Hi,

On 01.03.2018 04:32, Morlock Elloi wrote:
> I have hard time understanding how is blockchain special, unique, and
> apart from other technologies, relative to dystopian outlook in the
> article.
> 

Yeah, it is rather dystopian. There is this logical expansion for
commodified societies inherent to blockchain technologies that is the
focus of the article.

> The only difference between blockchain and prior technologies (public
> cryptography, including signatures and certificates, databases, etc.) is
> the verifiable permanence of the previously unknown commitment: once
> something is put there, it is hard to modify later. I want to be very
> specific here: if someone has committed something to blockchain in the
> past, and the verifier knew nothing about that commitment until the
> present, the verifier can verify the commitment once it gets interested
> in it.
> 
> This is the *only* difference. There is nothing else.
> 
> Blockchain is specifically redundant if:
> 
> a - the verifier knew about the commitment at the time of committing
> (just keep the hash);
> 
> b - the verifier wants to check authenticity of the commitment
> transported over untrusted channel, from a trusted authenticated
> committer (use committer's public key);
> 
> There are more, but these two are relevant.
> 
> While the article elaborates on real issues when computing machines
> start to mediate the totality of human interactions, these issues have
> nothing to do with blockchain, that's bs. Using popularity of the
> 'blockchain' meme to prop them up is misleading and will fire back.

the difference is that blockchains are automated verifiers and reference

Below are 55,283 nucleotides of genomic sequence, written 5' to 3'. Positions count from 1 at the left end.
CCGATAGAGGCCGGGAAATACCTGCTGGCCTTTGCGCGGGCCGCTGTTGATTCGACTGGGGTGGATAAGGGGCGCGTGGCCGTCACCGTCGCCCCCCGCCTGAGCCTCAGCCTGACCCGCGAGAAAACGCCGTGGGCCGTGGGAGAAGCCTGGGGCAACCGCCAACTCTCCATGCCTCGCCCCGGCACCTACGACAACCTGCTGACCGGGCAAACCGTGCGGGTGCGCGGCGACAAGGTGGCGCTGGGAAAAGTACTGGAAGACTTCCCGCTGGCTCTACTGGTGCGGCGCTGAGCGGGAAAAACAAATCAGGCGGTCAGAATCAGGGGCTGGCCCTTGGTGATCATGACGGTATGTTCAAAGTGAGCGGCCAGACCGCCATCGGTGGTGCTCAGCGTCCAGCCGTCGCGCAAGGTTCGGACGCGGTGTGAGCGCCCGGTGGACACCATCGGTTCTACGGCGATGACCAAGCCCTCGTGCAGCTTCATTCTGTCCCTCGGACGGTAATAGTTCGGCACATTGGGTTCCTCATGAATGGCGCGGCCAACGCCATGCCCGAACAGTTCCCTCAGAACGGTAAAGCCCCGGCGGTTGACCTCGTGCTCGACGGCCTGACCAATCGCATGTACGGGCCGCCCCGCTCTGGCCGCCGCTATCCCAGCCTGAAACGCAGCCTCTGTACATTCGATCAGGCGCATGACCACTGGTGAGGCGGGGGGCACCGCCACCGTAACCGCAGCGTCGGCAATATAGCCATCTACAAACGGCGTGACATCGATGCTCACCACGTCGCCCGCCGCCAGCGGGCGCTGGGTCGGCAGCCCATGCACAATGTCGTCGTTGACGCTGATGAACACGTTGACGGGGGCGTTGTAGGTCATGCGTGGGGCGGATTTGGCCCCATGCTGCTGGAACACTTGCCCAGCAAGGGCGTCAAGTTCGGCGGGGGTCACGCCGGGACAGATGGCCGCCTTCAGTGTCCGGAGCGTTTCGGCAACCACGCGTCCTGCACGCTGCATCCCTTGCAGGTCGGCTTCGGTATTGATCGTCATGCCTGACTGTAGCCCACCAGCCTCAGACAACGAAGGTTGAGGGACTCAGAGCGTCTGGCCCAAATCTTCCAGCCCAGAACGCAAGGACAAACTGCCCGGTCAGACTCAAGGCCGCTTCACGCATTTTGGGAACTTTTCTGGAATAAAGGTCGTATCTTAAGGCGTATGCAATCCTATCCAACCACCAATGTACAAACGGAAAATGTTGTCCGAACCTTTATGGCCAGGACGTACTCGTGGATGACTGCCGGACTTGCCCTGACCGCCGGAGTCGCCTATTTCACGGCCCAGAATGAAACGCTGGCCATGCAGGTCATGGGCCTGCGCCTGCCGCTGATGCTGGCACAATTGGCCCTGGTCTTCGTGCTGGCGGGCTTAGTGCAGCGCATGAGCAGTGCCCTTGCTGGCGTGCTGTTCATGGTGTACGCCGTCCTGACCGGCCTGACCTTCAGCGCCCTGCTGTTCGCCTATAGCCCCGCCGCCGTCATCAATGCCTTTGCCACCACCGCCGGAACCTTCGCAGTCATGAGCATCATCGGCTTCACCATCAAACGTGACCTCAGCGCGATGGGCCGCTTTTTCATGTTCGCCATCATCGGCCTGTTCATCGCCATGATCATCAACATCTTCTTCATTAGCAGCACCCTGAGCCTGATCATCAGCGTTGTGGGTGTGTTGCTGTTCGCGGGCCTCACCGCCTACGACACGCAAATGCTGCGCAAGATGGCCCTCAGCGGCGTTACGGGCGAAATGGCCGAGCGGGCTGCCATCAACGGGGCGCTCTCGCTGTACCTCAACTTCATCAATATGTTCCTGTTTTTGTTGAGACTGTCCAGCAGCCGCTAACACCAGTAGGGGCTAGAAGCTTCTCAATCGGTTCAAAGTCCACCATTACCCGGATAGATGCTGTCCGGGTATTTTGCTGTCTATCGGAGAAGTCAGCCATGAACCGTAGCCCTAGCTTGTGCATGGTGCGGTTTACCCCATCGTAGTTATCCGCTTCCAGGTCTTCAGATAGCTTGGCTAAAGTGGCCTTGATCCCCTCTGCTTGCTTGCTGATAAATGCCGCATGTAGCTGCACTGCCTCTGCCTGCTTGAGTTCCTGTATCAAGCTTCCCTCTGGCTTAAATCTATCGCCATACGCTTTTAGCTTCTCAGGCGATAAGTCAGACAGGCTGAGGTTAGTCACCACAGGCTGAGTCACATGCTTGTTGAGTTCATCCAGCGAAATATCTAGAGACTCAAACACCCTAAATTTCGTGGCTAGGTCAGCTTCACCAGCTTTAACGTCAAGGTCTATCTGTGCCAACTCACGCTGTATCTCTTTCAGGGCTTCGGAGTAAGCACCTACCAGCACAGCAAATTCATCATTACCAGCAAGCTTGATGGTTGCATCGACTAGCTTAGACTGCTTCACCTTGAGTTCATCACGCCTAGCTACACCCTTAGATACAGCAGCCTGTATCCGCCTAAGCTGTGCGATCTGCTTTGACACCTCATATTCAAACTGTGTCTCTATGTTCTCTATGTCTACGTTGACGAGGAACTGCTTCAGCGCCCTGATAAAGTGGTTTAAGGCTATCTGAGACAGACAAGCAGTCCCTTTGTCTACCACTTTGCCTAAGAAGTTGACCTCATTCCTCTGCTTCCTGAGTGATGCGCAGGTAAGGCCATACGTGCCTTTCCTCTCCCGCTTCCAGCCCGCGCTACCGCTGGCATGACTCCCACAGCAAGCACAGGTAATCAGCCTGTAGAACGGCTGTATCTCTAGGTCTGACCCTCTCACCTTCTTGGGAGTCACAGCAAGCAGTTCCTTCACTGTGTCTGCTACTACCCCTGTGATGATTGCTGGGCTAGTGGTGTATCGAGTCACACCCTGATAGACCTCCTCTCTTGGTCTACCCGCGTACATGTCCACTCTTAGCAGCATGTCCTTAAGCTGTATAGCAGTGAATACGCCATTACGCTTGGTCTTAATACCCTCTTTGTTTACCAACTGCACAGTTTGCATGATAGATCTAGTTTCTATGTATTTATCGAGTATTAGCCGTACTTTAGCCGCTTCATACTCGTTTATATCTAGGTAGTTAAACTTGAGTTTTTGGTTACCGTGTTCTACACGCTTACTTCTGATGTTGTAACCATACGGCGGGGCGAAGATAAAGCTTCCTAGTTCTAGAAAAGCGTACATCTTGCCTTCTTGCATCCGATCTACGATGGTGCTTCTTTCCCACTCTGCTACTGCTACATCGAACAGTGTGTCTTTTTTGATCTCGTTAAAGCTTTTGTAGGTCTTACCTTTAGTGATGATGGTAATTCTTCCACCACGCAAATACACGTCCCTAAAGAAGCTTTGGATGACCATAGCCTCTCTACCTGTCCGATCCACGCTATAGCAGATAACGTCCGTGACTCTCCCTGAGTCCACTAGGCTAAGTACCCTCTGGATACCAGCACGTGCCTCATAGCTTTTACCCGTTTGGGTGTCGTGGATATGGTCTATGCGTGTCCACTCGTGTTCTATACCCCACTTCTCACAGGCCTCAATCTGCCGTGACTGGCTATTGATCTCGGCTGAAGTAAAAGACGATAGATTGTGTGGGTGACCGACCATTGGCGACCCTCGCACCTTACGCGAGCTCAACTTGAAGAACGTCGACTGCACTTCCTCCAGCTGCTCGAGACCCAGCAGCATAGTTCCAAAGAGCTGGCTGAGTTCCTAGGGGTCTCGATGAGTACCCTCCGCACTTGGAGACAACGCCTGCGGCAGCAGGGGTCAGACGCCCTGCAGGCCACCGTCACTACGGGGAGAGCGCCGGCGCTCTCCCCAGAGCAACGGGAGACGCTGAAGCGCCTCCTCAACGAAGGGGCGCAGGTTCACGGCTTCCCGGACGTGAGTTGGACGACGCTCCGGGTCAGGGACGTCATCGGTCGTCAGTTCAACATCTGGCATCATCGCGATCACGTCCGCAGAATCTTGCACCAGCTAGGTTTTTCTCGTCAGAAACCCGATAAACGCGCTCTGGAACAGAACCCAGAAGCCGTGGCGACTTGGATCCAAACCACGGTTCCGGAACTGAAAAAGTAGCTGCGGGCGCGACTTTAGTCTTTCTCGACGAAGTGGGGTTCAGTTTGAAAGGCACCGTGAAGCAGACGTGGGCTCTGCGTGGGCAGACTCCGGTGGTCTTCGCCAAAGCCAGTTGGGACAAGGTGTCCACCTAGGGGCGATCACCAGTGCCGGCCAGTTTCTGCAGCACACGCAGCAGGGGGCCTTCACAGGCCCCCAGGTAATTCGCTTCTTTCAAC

for verification. i agree that much of the projected ideas around
blockchains may be solved with common techniques. and that blockchains
still need some further development. but once the proof is cheap and the
transactions are fast, it scales well enough. and there will be thousand
blockchains. see for instance Porsche's one blockchain per car:

https://newsroom.porsche.com/en/themes/porsche-digital/porsche-blockchain-panamera-xain-technology-app-bitcoin-ethereum-data-smart-contracts-porsche-innovation-contest-14906.html

Or Lenovo's Patent for paper verification:

http://pdfaiw.uspto.gov/.aiw?PageNum=0&docid=20180046889&IDKey=4E2C6B937301&HomeUrl=http%3A%2F%2Fappft.uspto.gov%2Fnetacgi%2Fnph-Parser%3FSect1%3DPTO2%2526Sect2%3DHITOFF%2526u%3D%25252Fnetahtml%25252FPTO%25252Fsearch-adv.html%2526r%3D1%2526p%3D1%2526f%3DG%2526l%3D50%2526d%3DPG01%2526S1%3D20180046889.PGNR.%2526OS%3Ddn%2F20180046889%2526RS%3DDN%2F20180046889

Of course, this is still R&D.

> 
> Every single of the enumerated mechanisms can be better executed without
> blockchain. Immutability of previously unknown commitments is not a
> factor in any of them. In each of them either (a), (b), or both, hold true.
> 
> This includes smart contracts, which are programs ran on distributed VM
> where the majority of identical results wins. The results mean
> something, but who cares? The only things the results affect are inside
> the VM itself (like transfer of funds of blockchain-based currency
> between accounts.) For anything outside VM we are back to (a) and (b).

There is this automated link between value administration and 'contract'
execution. Imho there has nothing been like this before. And it is scary.

> 
> For example, the smart contract stipulates that you must have sex with
> person X if account Z transfers specific amount to account Y. This
> happens, but you don't feel like it. So X sends the police to force you.
> This is much easier achieved by registering the contract on the sex
> police computer.

Enforcement of contracts is subject to the regime's inherent power's. Of
course. This will never change.



> 
> And so on.
> 
> 
> 
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